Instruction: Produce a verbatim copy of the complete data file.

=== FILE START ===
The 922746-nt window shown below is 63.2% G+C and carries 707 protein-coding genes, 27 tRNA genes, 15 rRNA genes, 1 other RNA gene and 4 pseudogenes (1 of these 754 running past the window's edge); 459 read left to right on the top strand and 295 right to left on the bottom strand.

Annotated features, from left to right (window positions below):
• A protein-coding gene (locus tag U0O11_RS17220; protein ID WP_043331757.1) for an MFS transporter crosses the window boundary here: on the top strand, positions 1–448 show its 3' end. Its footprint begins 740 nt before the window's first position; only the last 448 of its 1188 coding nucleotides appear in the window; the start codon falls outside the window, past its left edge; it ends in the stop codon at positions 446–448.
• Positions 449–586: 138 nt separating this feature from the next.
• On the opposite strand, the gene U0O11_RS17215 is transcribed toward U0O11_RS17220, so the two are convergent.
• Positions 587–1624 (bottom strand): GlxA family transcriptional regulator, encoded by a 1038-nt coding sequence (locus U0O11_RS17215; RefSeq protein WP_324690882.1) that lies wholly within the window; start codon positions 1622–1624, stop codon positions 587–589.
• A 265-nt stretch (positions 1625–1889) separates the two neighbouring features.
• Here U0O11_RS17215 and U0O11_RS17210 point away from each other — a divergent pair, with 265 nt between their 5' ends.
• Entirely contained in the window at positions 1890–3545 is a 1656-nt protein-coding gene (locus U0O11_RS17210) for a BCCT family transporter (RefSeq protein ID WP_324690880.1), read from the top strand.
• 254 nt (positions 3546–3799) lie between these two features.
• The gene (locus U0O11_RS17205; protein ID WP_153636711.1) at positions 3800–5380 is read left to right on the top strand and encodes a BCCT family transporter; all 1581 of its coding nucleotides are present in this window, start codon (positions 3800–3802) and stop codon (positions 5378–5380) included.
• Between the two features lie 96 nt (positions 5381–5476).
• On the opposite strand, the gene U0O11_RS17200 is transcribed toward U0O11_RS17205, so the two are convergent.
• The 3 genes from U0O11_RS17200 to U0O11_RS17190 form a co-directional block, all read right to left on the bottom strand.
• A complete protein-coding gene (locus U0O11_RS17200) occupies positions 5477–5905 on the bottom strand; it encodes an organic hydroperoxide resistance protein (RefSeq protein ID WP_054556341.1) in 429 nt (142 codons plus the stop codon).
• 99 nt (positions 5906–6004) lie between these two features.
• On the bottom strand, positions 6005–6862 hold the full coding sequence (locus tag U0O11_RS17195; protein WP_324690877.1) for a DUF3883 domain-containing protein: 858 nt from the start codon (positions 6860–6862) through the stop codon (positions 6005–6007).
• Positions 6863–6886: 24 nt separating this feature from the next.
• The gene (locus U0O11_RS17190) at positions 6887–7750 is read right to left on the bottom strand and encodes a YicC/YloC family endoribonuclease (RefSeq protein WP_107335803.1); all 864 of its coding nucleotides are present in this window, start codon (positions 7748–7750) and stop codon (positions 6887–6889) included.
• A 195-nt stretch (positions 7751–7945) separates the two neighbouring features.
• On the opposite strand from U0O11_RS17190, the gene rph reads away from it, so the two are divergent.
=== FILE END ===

The 922746-nt window shown below is 63.2% G+C and carries 707 protein-coding genes, 27 tRNA genes, 15 rRNA genes, 1 other RNA gene and 4 pseudogenes (1 of these 754 running past the window's edge); 459 read left to right on the top strand and 295 right to left on the bottom strand.

Annotated features, from left to right (window positions below):
• A protein-coding gene (locus tag U0O11_RS17220; protein ID WP_043331757.1) for an MFS transporter crosses the window boundary here: on the top strand, positions 1–448 show its 3' end. Its footprint begins 740 nt before the window's first position; only the last 448 of its 1188 coding nucleotides appear in the window; the start codon falls outside the window, past its left edge; it ends in the stop codon at positions 446–448.
• Positions 449–586: 138 nt separating this feature from the next.
• On the opposite strand, the gene U0O11_RS17215 is transcribed toward U0O11_RS17220, so the two are convergent.
• Positions 587–1624 (bottom strand): GlxA family transcriptional regulator, encoded by a 1038-nt coding sequence (locus U0O11_RS17215; RefSeq protein WP_324690882.1) that lies wholly within the window; start codon positions 1622–1624, stop codon positions 587–589.
• A 265-nt stretch (positions 1625–1889) separates the two neighbouring features.
• Here U0O11_RS17215 and U0O11_RS17210 point away from each other — a divergent pair, with 265 nt between their 5' ends.
• Entirely contained in the window at positions 1890–3545 is a 1656-nt protein-coding gene (locus U0O11_RS17210) for a BCCT family transporter (RefSeq protein ID WP_324690880.1), read from the top strand.
• 254 nt (positions 3546–3799) lie between these two features.
• The gene (locus U0O11_RS17205; protein ID WP_153636711.1) at positions 3800–5380 is read left to right on the top strand and encodes a BCCT family transporter; all 1581 of its coding nucleotides are present in this window, start codon (positions 3800–3802) and stop codon (positions 5378–5380) included.
• Between the two features lie 96 nt (positions 5381–5476).
• On the opposite strand, the gene U0O11_RS17200 is transcribed toward U0O11_RS17205, so the two are convergent.
• The 3 genes from U0O11_RS17200 to U0O11_RS17190 form a co-directional block, all read right to left on the bottom strand.
• A complete protein-coding gene (locus U0O11_RS17200) occupies positions 5477–5905 on the bottom strand; it encodes an organic hydroperoxide resistance protein (RefSeq protein ID WP_054556341.1) in 429 nt (142 codons plus the stop codon).
• 99 nt (positions 5906–6004) lie between these two features.
• On the bottom strand, positions 6005–6862 hold the full coding sequence (locus tag U0O11_RS17195; protein WP_324690877.1) for a DUF3883 domain-containing protein: 858 nt from the start codon (positions 6860–6862) through the stop codon (positions 6005–6007).
• Positions 6863–6886: 24 nt separating this feature from the next.
• The gene (locus U0O11_RS17190) at positions 6887–7750 is read right to left on the bottom strand and encodes a YicC/YloC family endoribonuclease (RefSeq protein WP_107335803.1); all 864 of its coding nucleotides are present in this window, start codon (positions 7748–7750) and stop codon (positions 6887–6889) included.
• A 195-nt stretch (positions 7751–7945) separates the two neighbouring features.
• On the opposite strand from U0O11_RS17190, the gene rph reads away from it, so the two are divergent.